The cuttlefish is found from the English
Channel and south along the coasts of Europe and Africa to Mozambique,
and in the Mediterranean. The cuttlefish in the English Channel wander
north into the North Sea during the spring and can wander as far as Scandinavia
during the late summer and early autumn. Its southerly distribution can
be dependant on the fact that it grows only when water temperatures exceed
Because the skeleton has a lower density than sea water, it
will float on the surface of the water when the cuttlefish dies and drift
over large areas with the currents. In the southern North Sea, the surface
currents follow a northerly direction and follow the coasts of the Benelux
countries, the German Bite, Denmark and into the Skagerrak.
The skeletons are found all along the beaches around the Skagerrak and
Cuttlefish live in coastal waters, shallower than 150 m. Reproduction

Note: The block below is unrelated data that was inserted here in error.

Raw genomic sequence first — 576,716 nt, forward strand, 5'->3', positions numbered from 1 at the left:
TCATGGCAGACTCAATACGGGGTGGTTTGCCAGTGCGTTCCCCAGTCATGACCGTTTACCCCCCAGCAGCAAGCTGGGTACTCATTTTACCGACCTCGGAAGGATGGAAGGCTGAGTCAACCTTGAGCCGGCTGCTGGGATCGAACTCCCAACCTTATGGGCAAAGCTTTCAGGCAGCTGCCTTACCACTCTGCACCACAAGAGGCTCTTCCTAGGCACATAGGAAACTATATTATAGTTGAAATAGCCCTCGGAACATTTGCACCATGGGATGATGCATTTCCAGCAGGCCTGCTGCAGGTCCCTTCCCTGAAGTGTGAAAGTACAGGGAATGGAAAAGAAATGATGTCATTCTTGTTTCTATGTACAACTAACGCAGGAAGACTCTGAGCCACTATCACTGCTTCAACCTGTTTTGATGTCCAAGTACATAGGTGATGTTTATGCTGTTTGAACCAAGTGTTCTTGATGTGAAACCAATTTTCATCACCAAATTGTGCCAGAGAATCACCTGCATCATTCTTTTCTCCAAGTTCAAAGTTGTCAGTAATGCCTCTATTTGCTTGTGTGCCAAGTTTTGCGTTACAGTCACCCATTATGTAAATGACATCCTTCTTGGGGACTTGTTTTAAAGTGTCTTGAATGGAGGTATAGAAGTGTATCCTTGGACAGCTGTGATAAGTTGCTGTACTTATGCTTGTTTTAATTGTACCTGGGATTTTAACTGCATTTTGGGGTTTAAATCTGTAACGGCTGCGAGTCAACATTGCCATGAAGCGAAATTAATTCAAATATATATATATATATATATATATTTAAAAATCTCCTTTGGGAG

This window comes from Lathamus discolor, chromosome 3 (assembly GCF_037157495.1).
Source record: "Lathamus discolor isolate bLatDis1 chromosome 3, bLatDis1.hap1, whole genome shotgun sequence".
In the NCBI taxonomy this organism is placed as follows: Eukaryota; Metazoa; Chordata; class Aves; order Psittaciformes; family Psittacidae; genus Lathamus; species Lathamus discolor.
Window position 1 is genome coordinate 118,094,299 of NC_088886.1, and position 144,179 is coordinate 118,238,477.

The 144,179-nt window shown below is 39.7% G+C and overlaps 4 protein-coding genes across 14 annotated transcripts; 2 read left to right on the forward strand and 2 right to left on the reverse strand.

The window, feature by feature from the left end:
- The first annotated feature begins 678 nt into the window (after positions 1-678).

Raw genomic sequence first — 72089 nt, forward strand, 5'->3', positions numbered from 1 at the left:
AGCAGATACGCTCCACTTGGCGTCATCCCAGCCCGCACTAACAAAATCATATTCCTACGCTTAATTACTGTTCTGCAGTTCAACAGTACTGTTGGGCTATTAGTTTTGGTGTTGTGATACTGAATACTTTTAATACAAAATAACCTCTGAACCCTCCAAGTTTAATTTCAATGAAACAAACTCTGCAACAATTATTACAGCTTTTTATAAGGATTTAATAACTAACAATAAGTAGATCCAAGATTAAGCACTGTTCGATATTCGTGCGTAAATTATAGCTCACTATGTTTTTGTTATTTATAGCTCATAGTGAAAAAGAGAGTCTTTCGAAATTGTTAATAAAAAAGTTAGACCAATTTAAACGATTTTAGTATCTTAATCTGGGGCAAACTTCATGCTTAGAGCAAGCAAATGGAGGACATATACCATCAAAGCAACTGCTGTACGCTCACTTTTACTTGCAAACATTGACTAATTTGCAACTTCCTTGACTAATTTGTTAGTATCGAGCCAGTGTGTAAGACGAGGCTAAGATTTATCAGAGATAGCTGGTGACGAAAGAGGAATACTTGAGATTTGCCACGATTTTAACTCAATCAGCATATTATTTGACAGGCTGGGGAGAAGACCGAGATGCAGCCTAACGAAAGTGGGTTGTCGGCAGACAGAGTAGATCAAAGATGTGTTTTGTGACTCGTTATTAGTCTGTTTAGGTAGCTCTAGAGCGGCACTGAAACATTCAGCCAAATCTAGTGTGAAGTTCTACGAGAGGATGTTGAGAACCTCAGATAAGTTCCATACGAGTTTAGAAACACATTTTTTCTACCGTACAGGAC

occurs around 10 m, but they pass the winter in deeper water. They can
be between 1,5-2 years old.
It is thought that cuttlefish that lived
several millions of years ago had a heavier shell and were clumsy. During
evolution the skeleton has decreased in density. Most existing cephalapods
have a skeleton that is enclosed in soft tissue or that is absent.
The skeleton in an adult cuttlefish consists of about 100
thin interspaced calcareous plates, 0.5 mm apart. Between these plates
are cavities that the cuttlefish can fill with nitrogen, oxygen or a sea
water like liquid.
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